what it takes to be an effective patient advocate ii

A previous post explored how those who are asked to serve as a primary patient advocate — or “wingman” — for a loved one who has to undergo a major surgical procedure or stay in the hospital for an extended period must always exercise the most extreme vigilance.

That’s because their loved ones are likely too preoccupied with either their illness or their recovery to successfully navigate the many potential pitfalls of the health care system.

In today’s post, we’ll continue to explore what a patient’s wingman can do to help ensure that their loved one emerges safely from a prolonged hospital stay.

Take the time to gather and coordinate patient information: Experts indicate that patient wingmen should realize that their duties do not end upon completion of the surgical procedure or once the hospitalization is a few days from ending. Rather, they indicate that patient wingmen should always have the necessary patient information (medical records, etc.) ready to go so that hospital staff can have instant access during the entire hospital stay. Furthermore, they advise patient wingmen to research their loved one’s condition, such that they can make detailed inquiries to ensure that treatment has proceeded as planned.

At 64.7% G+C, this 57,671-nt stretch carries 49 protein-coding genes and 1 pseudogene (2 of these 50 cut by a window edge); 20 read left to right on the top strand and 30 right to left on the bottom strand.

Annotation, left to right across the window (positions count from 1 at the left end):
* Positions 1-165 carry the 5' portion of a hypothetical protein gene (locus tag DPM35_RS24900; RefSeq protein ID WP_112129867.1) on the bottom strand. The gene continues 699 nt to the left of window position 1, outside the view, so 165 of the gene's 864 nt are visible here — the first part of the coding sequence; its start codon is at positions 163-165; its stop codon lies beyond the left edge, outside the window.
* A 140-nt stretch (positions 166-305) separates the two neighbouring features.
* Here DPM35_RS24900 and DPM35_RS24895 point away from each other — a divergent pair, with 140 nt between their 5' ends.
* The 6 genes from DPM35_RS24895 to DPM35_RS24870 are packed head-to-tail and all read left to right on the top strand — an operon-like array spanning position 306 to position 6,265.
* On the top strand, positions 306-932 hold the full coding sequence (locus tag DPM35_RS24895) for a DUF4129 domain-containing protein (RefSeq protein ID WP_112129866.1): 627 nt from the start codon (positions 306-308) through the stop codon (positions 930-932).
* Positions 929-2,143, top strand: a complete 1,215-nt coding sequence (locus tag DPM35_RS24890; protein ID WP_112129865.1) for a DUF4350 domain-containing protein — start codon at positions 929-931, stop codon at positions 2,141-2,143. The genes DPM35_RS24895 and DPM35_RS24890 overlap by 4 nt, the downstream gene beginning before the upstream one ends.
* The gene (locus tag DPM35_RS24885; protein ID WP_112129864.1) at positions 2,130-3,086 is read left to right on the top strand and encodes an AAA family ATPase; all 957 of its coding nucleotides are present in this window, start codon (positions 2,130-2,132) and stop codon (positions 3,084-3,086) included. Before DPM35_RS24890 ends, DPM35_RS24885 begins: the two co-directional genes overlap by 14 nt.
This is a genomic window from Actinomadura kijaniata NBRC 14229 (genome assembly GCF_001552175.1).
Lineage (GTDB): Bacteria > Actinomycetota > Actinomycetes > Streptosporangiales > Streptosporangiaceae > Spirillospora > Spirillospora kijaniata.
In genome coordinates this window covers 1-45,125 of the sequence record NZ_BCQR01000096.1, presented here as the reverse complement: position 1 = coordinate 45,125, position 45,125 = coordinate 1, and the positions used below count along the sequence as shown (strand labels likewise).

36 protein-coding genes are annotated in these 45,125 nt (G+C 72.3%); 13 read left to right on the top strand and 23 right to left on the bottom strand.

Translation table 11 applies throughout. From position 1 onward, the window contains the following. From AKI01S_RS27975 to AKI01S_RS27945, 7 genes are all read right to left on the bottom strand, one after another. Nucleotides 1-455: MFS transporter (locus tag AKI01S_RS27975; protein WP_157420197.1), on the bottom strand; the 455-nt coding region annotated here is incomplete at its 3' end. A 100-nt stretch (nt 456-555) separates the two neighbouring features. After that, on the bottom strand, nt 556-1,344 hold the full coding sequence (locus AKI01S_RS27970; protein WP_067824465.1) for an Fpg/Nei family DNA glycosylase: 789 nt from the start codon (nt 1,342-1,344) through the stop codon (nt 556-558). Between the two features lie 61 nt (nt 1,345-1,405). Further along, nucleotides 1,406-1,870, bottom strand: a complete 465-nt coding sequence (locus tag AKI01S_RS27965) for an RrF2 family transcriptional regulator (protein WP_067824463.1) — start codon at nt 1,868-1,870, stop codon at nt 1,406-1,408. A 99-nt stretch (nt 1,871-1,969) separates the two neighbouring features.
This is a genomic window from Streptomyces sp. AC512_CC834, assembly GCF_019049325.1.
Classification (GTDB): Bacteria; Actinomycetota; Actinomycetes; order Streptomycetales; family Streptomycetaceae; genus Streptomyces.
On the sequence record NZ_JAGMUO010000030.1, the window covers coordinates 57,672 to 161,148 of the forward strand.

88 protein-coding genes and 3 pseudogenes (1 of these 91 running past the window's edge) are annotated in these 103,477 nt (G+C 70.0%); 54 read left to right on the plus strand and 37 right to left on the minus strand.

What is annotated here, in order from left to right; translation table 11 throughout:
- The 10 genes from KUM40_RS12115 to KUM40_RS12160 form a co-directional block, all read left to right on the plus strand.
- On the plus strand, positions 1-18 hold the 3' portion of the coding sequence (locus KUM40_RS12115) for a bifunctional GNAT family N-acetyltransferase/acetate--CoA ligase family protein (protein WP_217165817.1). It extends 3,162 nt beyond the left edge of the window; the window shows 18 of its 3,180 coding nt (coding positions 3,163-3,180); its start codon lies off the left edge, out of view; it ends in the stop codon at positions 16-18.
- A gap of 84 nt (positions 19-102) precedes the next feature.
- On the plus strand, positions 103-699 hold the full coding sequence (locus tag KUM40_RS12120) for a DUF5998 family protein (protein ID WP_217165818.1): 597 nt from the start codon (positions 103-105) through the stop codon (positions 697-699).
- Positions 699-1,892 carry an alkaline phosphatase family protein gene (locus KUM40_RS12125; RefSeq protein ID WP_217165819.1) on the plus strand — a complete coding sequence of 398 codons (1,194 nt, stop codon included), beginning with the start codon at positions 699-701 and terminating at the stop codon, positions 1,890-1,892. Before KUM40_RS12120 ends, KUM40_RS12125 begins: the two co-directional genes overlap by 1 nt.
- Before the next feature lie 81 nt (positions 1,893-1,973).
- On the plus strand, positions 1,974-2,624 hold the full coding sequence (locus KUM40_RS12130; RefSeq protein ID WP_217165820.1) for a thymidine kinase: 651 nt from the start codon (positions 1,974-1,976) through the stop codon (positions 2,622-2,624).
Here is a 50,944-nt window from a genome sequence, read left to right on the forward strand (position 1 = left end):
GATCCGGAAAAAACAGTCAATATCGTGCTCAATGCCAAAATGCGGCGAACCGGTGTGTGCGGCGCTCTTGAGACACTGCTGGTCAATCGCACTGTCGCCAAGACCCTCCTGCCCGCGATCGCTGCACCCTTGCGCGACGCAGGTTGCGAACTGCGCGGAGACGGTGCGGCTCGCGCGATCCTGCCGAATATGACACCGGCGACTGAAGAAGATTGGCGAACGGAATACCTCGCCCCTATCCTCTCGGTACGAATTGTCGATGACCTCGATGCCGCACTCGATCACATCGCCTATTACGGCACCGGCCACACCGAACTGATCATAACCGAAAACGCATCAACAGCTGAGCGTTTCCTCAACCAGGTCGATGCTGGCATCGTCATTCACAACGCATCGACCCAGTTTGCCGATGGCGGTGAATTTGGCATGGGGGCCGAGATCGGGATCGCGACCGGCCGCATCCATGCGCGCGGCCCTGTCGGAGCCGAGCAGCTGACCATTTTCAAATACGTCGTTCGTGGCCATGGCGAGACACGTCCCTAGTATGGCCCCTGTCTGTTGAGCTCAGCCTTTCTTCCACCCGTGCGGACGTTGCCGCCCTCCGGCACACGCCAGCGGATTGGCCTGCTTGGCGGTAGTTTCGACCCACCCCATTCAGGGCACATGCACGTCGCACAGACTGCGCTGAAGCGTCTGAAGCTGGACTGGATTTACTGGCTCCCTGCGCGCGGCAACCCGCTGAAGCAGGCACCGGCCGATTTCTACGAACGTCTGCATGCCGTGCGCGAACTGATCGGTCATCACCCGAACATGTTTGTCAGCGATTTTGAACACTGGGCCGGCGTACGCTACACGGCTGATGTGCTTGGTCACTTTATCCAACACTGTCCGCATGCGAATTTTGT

Help the loved one process the paperwork: As mentioned earlier, a loved one confined to the hospital will understandably have quite a bit on their mind, and might be reluctant to take the time to read and sign otherwise important paperwork. Here, experts advise patient wingmen to be proactive, securing this type of documentation sooner than later and working through it page-by-page with their loved one. This simple step can help ensure that everything proceeds as planned, while still affording loved ones the time needed to prepare themselves for the road ahead.

Monitor hygiene: As discussed on our blog, unsanitary conditions or inadequate hand sterilization practices can create an elevated — and unacceptable — risk of a patient contracting a dangerous hospital-acquired infection. Accordingly, experts task patient wingmen with making sure medical professionals take the necessary precautions and even monitoring their loved one for potential signs of infection.

From infections to surgical errors, it’s imperative to remember that medical professionals can and should be held legally accountable for negligent actions that result in harm to patients.

Source: Yahoo! News, “How to be a good patient wingman,” Lisa Esposito, July 24, 2014

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